Brother, volunteer, reader, singer, lover of jazz. Born Aug. 21, 1932, in Halifax, died June 28, 2012, in Halifax after being hit by a vehicle on a crosswalk, aged 79.
Injured at birth, Hughie had challenges throughout his life. Learning and detail memory were never his strong suits. It is a testament to his mother’s patience that Hugh learned to read, a pleasure he exercised every day through newspapers, magazines and books. His thirst for knowledge and understanding was lifelong.
As a challenged young adult he was institutionalized, a custom of earlier times. His life changed at age 48 when the opportunity arose to become a member of the wider community by moving to a group home.
Hughie loved his freedom and was an exemplary transit user and pedestrian, usually walking in excess of five kilometres a day. He was a familiar face throughout Halifax, always with a smile.
He volunteered at the YMCA every week for more than 20 years.
Having a mental disability did not mean Hughie lacked wit or wisdom. He had a wickedly dry sense of humour with a drop dead sense of timing. He could see any situation clearly and sum it up succinctly.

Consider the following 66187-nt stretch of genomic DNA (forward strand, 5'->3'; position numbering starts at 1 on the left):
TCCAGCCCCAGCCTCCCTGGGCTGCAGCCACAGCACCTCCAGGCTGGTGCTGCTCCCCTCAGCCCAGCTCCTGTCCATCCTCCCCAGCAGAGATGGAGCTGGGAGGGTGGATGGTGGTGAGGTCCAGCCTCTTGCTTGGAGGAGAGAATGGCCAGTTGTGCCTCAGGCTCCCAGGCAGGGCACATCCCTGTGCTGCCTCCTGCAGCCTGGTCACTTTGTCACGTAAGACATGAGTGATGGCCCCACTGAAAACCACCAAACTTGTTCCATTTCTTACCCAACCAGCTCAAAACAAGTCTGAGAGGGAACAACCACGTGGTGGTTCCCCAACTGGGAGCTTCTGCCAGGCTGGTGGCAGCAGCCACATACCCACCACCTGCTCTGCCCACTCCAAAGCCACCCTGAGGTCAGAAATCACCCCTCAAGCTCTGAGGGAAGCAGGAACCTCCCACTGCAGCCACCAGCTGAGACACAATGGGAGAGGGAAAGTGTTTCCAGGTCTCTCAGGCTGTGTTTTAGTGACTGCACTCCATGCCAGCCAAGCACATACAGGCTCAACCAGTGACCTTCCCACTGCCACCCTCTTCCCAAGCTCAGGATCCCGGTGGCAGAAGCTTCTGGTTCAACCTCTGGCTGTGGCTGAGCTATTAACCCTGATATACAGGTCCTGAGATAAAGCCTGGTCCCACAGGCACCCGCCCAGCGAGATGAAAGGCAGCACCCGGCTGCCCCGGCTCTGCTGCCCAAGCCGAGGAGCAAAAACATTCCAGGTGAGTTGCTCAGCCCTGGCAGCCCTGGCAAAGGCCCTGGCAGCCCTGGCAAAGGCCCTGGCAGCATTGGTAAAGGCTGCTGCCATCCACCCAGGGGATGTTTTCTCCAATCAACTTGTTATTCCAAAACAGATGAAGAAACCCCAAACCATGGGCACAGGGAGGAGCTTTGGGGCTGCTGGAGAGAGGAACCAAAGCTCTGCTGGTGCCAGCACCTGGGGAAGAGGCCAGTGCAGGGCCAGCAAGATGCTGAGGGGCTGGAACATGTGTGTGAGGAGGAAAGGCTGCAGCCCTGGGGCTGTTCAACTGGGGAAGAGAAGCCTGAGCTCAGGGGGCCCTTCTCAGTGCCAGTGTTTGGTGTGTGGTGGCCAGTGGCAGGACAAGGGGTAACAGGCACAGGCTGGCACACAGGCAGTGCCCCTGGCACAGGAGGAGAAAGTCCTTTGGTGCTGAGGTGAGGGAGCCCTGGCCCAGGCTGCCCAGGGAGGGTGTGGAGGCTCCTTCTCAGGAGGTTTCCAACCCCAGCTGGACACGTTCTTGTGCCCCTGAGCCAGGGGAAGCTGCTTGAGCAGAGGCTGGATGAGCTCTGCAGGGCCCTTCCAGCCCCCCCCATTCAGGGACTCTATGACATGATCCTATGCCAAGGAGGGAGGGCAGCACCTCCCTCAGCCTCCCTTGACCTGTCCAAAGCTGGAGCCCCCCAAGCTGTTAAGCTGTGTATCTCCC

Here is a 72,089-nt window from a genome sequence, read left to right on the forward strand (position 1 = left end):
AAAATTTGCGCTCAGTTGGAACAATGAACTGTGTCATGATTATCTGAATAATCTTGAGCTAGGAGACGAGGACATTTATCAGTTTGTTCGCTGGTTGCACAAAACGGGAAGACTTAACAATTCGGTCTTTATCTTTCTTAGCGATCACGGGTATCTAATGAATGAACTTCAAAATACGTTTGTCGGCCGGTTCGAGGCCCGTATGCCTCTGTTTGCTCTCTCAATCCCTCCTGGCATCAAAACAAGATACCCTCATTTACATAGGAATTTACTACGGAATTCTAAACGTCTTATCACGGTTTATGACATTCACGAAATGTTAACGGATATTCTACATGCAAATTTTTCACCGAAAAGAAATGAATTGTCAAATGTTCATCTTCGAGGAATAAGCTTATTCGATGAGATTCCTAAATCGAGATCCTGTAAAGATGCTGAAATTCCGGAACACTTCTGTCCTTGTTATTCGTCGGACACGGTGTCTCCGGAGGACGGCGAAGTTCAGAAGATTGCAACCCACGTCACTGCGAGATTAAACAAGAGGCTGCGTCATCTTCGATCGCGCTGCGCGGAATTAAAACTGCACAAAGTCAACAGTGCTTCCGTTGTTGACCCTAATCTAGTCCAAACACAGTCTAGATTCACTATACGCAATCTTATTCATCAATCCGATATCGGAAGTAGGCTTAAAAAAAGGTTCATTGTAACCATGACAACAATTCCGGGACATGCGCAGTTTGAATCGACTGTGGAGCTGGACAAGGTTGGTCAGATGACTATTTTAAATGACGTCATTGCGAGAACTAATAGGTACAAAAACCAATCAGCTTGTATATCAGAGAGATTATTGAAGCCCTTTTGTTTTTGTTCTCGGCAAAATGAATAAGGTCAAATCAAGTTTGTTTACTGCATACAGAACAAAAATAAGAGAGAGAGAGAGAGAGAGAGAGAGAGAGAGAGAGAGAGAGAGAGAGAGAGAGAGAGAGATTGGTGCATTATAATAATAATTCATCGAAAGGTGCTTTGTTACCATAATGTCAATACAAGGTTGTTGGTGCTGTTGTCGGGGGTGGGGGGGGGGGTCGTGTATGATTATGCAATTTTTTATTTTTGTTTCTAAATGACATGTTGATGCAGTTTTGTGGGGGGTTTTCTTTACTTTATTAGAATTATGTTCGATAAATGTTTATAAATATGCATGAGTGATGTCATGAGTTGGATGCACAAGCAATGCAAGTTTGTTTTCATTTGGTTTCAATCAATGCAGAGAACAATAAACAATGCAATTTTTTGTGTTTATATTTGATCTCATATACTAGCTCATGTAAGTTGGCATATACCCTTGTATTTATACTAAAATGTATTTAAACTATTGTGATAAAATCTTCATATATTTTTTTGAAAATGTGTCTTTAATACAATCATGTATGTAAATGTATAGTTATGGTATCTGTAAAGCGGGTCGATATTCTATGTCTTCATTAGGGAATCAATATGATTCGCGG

His greatest passion was music. He loved the musicians throughout Halifax and they loved him. He was happiest when circulating among musicians, especially at Stayners Wharf Pub and Grill, a waterfront restaurant and bar owned by his good friend Todd Abbass.
Hughie enjoyed playing the piano and singing to the crowd while the other musicians joined in, blending their music with his, which came from his soul.
His great friend and musical collaborator, Jamie Alcorn, produced videos and recordings that are a keepsake to ensure Hughie will never be forgotten.
At a celebration of Hughie’s life last Aug. 21, which would have been his 80th birthday, Stayners Wharf was crammed with family, friends and members of the local musical community.
Videos of Hughie singing and playing piano were shown, and attendees talked about how much they admired his unique personality and love for people and life in general.
A highlight of the evening was a caricature of Hugh at the piano, with his great smile, presented by Bruce MacKinnon, editorial cartoonist at The Chronicle Herald in Halifax.
A musical foundation is being established, The Hugh Langin Jazz Foundation, to assure his legacy is kept alive, and an annual celebration of his birthday is planned.
Cliff Langin and Marjorie Lindsay are Hughie’s brother and sister.
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